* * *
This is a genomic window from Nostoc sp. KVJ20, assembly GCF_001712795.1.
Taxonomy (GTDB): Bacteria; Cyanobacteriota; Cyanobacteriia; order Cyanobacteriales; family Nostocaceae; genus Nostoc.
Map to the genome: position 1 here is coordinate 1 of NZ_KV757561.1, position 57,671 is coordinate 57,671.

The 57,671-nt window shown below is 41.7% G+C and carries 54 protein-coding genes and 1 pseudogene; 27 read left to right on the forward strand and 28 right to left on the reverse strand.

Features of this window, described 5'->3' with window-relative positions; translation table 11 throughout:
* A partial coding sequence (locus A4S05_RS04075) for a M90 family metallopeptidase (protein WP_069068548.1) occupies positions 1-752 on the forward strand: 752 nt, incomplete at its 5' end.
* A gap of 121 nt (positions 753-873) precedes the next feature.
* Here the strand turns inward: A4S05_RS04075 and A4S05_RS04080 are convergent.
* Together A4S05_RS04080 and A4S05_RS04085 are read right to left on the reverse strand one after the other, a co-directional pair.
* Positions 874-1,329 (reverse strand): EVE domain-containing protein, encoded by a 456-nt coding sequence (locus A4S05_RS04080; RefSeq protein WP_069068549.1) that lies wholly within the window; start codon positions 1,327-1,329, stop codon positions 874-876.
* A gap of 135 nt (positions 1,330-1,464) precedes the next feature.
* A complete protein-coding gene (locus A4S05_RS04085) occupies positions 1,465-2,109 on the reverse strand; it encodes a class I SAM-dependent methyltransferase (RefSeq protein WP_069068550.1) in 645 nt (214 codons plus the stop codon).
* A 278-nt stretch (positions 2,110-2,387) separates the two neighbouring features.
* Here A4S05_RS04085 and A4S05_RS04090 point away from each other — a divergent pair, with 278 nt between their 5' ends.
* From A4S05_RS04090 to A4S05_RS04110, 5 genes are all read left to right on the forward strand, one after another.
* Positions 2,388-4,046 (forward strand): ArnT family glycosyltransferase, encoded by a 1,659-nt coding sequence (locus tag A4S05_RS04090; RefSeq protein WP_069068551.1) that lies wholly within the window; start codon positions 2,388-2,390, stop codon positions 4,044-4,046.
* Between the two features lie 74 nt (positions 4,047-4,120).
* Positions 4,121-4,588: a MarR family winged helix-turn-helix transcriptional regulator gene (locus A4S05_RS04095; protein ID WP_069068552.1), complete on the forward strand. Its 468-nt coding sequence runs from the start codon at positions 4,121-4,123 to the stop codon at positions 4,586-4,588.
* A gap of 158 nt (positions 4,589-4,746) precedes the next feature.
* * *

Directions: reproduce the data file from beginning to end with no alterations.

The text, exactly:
This is a genomic window from Nostoc sp. KVJ20, assembly GCF_001712795.1.
Taxonomy (GTDB): Bacteria; Cyanobacteriota; Cyanobacteriia; order Cyanobacteriales; family Nostocaceae; genus Nostoc.
Map to the genome: position 1 here is coordinate 1 of NZ_KV757561.1, position 57,671 is coordinate 57,671.

The 57,671-nt window shown below is 41.7% G+C and carries 54 protein-coding genes and 1 pseudogene; 27 read left to right on the forward strand and 28 right to left on the reverse strand.

Features of this window, described 5'->3' with window-relative positions; translation table 11 throughout:
* A partial coding sequence (locus A4S05_RS04075) for a M90 family metallopeptidase (protein WP_069068548.1) occupies positions 1-752 on the forward strand: 752 nt, incomplete at its 5' end.
* A gap of 121 nt (positions 753-873) precedes the next feature.
* Here the strand turns inward: A4S05_RS04075 and A4S05_RS04080 are convergent.
* Together A4S05_RS04080 and A4S05_RS04085 are read right to left on the reverse strand one after the other, a co-directional pair.
* Positions 874-1,329 (reverse strand): EVE domain-containing protein, encoded by a 456-nt coding sequence (locus A4S05_RS04080; RefSeq protein WP_069068549.1) that lies wholly within the window; start codon positions 1,327-1,329, stop codon positions 874-876.
* A gap of 135 nt (positions 1,330-1,464) precedes the next feature.
* A complete protein-coding gene (locus A4S05_RS04085) occupies positions 1,465-2,109 on the reverse strand; it encodes a class I SAM-dependent methyltransferase (RefSeq protein WP_069068550.1) in 645 nt (214 codons plus the stop codon).
* A 278-nt stretch (positions 2,110-2,387) separates the two neighbouring features.
* Here A4S05_RS04085 and A4S05_RS04090 point away from each other — a divergent pair, with 278 nt between their 5' ends.
* From A4S05_RS04090 to A4S05_RS04110, 5 genes are all read left to right on the forward strand, one after another.
* Positions 2,388-4,046 (forward strand): ArnT family glycosyltransferase, encoded by a 1,659-nt coding sequence (locus tag A4S05_RS04090; RefSeq protein WP_069068551.1) that lies wholly within the window; start codon positions 2,388-2,390, stop codon positions 4,044-4,046.
* Between the two features lie 74 nt (positions 4,047-4,120).
* Positions 4,121-4,588: a MarR family winged helix-turn-helix transcriptional regulator gene (locus A4S05_RS04095; protein ID WP_069068552.1), complete on the forward strand. Its 468-nt coding sequence runs from the start codon at positions 4,121-4,123 to the stop codon at positions 4,586-4,588.
* A gap of 158 nt (positions 4,589-4,746) precedes the next feature.